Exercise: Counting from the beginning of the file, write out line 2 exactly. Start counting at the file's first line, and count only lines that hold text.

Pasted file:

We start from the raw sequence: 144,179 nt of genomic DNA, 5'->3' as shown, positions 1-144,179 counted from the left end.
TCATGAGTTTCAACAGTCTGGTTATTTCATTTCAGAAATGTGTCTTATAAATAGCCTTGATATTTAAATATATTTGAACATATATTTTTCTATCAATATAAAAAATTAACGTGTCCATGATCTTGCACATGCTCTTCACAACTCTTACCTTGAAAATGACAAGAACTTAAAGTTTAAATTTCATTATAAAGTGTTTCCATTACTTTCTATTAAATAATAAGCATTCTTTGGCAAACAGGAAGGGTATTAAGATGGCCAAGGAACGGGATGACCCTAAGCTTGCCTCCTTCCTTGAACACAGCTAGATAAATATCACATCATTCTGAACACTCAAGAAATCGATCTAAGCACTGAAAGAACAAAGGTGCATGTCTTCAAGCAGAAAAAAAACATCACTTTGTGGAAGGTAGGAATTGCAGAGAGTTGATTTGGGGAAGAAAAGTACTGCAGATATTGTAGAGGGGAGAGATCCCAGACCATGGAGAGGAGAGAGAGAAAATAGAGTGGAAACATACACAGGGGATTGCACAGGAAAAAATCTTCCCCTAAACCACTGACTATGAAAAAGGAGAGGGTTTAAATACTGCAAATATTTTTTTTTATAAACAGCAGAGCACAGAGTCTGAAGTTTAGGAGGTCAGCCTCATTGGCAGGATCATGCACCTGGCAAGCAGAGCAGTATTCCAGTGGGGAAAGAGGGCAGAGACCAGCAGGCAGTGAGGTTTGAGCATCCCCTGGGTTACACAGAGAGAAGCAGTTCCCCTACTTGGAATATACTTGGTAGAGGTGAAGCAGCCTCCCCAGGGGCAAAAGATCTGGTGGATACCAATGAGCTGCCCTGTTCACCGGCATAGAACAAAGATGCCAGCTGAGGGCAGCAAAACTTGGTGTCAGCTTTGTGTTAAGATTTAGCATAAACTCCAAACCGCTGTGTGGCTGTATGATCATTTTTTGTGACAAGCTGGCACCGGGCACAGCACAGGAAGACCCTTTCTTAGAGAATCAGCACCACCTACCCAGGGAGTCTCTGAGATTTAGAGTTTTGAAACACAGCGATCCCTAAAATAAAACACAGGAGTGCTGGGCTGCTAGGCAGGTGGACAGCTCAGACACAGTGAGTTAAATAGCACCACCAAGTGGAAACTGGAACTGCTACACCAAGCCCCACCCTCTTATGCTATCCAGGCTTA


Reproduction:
TCATGAGTTTCAACAGTCTGGTTATTTCATTTCAGAAATGTGTCTTATAAATAGCCTTGATATTTAAATATATTTGAACATATATTTTTCTATCAATATAAAAAATTAACGTGTCCATGATCTTGCACATGCTCTTCACAACTCTTACCTTGAAAATGACAAGAACTTAAAGTTTAAATTTCATTATAAAGTGTTTCCATTACTTTCTATTAAATAATAAGCATTCTTTGGCAAACAGGAAGGGTATTAAGATGGCCAAGGAACGGGATGACCCTAAGCTTGCCTCCTTCCTTGAACACAGCTAGATAAATATCACATCATTCTGAACACTCAAGAAATCGATCTAAGCACTGAAAGAACAAAGGTGCATGTCTTCAAGCAGAAAAAAAACATCACTTTGTGGAAGGTAGGAATTGCAGAGAGTTGATTTGGGGAAGAAAAGTACTGCAGATATTGTAGAGGGGAGAGATCCCAGACCATGGAGAGGAGAGAGAGAAAATAGAGTGGAAACATACACAGGGGATTGCACAGGAAAAAATCTTCCCCTAAACCACTGACTATGAAAAAGGAGAGGGTTTAAATACTGCAAATATTTTTTTTTATAAACAGCAGAGCACAGAGTCTGAAGTTTAGGAGGTCAGCCTCATTGGCAGGATCATGCACCTGGCAAGCAGAGCAGTATTCCAGTGGGGAAAGAGGGCAGAGACCAGCAGGCAGTGAGGTTTGAGCATCCCCTGGGTTACACAGAGAGAAGCAGTTCCCCTACTTGGAATATACTTGGTAGAGGTGAAGCAGCCTCCCCAGGGGCAAAAGATCTGGTGGATACCAATGAGCTGCCCTGTTCACCGGCATAGAACAAAGATGCCAGCTGAGGGCAGCAAAACTTGGTGTCAGCTTTGTGTTAAGATTTAGCATAAACTCCAAACCGCTGTGTGGCTGTATGATCATTTTTTGTGACAAGCTGGCACCGGGCACAGCACAGGAAGACCCTTTCTTAGAGAATCAGCACCACCTACCCAGGGAGTCTCTGAGATTTAGAGTTTTGAAACACAGCGATCCCTAAAATAAAACACAGGAGTGCTGGGCTGCTAGGCAGGTGGACAGCTCAGACACAGTGAGTTAAATAGCACCACCAAGTGGAAACTGGAACTGCTACACCAAGCCCCACCCTCTTATGCTATCCAGGCTTA